“Hmm,” I thought to myself. “I mean, this makes sense I guess. I’ve already written the memoir half the book… but ug. I don’t know that I have the emotional stamina to write the service half. If only I knew a writer or editor who was well-versed in the Offbeat voice and this kind of material who I could hire to co-write the other of half of the book…”
Lightning strike: DUH, over the last 12 years, I’ve employed an amazing crew of writers and editors, and I could hire one of them to help me whip this shit into shape. I reached out to Caroline, who spent years as my copyeditor, who’s now got their PhD and is living in France and will maybe they’d want to help… and voila!
So we’re crafting this book to be sorta like Offbeat Bride… think of it as Offbeat Resilience
So now here we are: Caroline is balls deep in my draft of ONWARD, reworking it into a hopefully more marketable book we’re currently calling Offbeat Resilience: Rebounding From Life’s Shitty Set-Backs. That’s just a working title… these things have a way of changing after acquisition.
Caroline has spent the last month rejiggering the content from a sequential memoir (it had four parts, each dedicated to a season of my first year of divorce recovery: The Fall, The Winter, The Springing, The Summer) into a more topical book (still with four parts: Mind, Body, Spirit, Integration). They’re hacking up what I’ve written, and massaging each part into the topic buckets, and then sandwiching my memoir barfing between slices of service bread: first giving my narrative some context, and then tying it back to more actionable, service material to help readers actually grieve forward.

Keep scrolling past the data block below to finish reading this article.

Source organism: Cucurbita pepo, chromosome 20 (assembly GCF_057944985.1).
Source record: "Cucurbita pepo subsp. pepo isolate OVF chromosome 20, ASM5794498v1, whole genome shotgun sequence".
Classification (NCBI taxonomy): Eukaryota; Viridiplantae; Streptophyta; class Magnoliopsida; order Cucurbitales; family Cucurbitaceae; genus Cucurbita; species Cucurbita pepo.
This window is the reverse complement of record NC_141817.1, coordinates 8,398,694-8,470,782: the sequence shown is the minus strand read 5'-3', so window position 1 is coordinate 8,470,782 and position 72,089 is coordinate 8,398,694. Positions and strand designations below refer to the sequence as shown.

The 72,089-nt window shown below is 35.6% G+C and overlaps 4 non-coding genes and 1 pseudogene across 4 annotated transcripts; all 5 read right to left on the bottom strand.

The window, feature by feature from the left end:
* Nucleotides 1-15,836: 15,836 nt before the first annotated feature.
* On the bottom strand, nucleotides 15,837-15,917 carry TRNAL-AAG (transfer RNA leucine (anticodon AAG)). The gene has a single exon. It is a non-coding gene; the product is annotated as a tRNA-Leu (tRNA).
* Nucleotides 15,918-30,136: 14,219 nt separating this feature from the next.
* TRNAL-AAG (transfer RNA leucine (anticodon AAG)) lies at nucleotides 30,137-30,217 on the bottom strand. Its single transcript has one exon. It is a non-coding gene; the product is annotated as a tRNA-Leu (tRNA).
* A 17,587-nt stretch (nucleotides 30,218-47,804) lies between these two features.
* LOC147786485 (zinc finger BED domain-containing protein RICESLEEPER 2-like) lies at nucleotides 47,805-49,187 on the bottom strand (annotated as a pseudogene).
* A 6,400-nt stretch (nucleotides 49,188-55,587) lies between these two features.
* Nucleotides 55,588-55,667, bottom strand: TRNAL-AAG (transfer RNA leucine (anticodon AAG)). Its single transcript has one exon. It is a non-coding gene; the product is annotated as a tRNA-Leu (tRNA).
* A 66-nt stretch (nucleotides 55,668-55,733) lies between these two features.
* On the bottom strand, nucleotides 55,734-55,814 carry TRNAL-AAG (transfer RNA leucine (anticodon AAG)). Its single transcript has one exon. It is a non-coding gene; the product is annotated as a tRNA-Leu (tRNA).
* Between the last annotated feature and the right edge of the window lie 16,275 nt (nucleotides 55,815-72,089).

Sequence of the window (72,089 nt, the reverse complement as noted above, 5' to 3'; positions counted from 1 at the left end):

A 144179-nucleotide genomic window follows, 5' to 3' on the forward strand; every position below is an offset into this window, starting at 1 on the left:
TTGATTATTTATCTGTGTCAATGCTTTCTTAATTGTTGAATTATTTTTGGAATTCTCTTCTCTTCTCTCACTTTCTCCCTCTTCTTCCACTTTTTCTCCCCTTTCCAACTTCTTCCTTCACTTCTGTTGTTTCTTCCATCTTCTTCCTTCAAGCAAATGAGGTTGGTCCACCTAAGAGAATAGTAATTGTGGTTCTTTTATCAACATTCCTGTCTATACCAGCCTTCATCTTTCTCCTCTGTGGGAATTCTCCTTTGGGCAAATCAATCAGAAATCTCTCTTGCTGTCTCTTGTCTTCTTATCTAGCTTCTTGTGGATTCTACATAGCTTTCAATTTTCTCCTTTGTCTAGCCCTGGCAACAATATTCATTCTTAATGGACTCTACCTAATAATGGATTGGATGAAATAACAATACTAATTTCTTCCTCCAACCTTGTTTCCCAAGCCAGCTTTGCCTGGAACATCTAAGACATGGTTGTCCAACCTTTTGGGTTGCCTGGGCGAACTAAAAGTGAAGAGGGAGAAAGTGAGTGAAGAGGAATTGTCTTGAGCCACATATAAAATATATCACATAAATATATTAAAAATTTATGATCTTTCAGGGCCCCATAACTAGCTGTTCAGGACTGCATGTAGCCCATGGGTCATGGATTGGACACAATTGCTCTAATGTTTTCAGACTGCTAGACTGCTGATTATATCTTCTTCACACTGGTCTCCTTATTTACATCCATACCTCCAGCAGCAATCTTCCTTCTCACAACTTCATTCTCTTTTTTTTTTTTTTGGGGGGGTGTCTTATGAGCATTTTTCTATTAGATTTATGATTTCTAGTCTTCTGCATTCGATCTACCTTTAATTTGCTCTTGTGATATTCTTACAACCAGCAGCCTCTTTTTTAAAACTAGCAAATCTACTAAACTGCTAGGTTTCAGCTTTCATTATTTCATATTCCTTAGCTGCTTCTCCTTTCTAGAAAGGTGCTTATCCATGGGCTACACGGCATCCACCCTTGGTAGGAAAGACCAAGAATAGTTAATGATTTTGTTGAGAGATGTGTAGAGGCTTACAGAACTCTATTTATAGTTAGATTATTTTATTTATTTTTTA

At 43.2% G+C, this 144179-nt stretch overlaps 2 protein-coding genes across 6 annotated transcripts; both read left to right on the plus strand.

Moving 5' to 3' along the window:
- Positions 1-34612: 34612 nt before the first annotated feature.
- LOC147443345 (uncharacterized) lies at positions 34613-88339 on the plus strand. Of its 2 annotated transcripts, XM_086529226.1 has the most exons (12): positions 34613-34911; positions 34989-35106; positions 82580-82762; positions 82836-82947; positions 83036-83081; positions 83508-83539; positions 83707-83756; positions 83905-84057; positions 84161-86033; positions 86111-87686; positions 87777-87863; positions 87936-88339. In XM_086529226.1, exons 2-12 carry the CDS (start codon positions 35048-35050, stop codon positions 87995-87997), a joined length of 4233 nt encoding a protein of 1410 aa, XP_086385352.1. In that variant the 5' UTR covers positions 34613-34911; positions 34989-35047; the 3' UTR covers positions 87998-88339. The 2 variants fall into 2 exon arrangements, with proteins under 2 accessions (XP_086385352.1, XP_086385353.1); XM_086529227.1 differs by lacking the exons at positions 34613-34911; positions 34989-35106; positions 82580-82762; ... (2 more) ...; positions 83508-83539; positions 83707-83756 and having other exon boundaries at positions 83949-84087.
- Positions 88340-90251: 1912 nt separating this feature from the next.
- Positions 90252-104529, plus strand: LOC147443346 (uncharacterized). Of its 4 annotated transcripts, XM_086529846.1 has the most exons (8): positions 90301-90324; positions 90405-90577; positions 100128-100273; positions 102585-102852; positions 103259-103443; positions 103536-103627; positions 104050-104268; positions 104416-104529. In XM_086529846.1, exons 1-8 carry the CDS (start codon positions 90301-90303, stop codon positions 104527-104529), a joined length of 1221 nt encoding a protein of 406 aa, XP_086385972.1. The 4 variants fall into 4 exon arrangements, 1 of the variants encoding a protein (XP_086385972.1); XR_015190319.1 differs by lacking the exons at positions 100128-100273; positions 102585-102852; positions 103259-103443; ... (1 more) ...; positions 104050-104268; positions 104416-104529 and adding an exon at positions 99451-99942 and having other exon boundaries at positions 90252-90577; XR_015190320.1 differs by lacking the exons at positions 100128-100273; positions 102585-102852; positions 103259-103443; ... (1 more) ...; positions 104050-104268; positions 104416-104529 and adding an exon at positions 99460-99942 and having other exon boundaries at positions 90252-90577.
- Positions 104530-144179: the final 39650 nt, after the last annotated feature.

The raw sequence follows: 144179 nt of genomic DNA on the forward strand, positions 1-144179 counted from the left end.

My draft of ONWARD was about 80,000 words and full of grief puking, queer cheerleaders, sound healing, burlesque dancers, weed smoking, reiki, opera singers, loss training, talk therapy, gunslingers, dopamine hacking, and lightning shooting out of my hands. Some of that stuff will still be in Offbeat Resilience, but lots of it is getting cut because I mean, how relevant is it really that part of my healing process involved talking about gonorrhea pee on a playground with some new mom friends?